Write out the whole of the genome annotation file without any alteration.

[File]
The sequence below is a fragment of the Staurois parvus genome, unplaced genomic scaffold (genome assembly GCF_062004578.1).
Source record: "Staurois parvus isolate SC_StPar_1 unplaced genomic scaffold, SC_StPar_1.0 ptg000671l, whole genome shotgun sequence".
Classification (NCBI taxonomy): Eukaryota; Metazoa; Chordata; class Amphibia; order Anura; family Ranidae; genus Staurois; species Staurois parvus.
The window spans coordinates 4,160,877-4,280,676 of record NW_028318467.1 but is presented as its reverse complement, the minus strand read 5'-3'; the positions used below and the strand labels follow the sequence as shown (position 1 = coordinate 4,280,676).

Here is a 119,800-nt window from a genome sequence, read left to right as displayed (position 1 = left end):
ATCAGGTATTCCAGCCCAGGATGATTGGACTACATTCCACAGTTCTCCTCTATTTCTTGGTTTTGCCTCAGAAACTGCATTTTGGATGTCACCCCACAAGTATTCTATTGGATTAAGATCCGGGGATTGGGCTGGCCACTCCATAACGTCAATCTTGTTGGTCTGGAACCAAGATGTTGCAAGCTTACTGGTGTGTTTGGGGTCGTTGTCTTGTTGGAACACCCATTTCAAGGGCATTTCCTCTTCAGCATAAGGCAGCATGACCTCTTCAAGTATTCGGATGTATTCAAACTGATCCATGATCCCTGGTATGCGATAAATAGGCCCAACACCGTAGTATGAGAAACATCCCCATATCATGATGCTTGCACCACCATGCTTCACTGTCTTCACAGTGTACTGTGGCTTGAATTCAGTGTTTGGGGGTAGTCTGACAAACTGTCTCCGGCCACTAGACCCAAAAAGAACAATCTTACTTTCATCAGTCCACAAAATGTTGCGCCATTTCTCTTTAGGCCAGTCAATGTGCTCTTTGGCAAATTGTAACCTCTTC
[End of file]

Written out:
The sequence below is a fragment of the Staurois parvus genome, unplaced genomic scaffold (genome assembly GCF_062004578.1).
Source record: "Staurois parvus isolate SC_StPar_1 unplaced genomic scaffold, SC_StPar_1.0 ptg000671l, whole genome shotgun sequence".
Classification (NCBI taxonomy): Eukaryota; Metazoa; Chordata; class Amphibia; order Anura; family Ranidae; genus Staurois; species Staurois parvus.
The window spans coordinates 4,160,877-4,280,676 of record NW_028318467.1 but is presented as its reverse complement, the minus strand read 5'-3'; the positions used below and the strand labels follow the sequence as shown (position 1 = coordinate 4,280,676).

Here is a 119,800-nt window from a genome sequence, read left to right as displayed (position 1 = left end):
ATCAGGTATTCCAGCCCAGGATGATTGGACTACATTCCACAGTTCTCCTCTATTTCTTGGTTTTGCCTCAGAAACTGCATTTTGGATGTCACCCCACAAGTATTCTATTGGATTAAGATCCGGGGATTGGGCTGGCCACTCCATAACGTCAATCTTGTTGGTCTGGAACCAAGATGTTGCAAGCTTACTGGTGTGTTTGGGGTCGTTGTCTTGTTGGAACACCCATTTCAAGGGCATTTCCTCTTCAGCATAAGGCAGCATGACCTCTTCAAGTATTCGGATGTATTCAAACTGATCCATGATCCCTGGTATGCGATAAATAGGCCCAACACCGTAGTATGAGAAACATCCCCATATCATGATGCTTGCACCACCATGCTTCACTGTCTTCACAGTGTACTGTGGCTTGAATTCAGTGTTTGGGGGTAGTCTGACAAACTGTCTCCGGCCACTAGACCCAAAAAGAACAATCTTACTTTCATCAGTCCACAAAATGTTGCGCCATTTCTCTTTAGGCCAGTCAATGTGCTCTTTGGCAAATTGTAACCTCTTC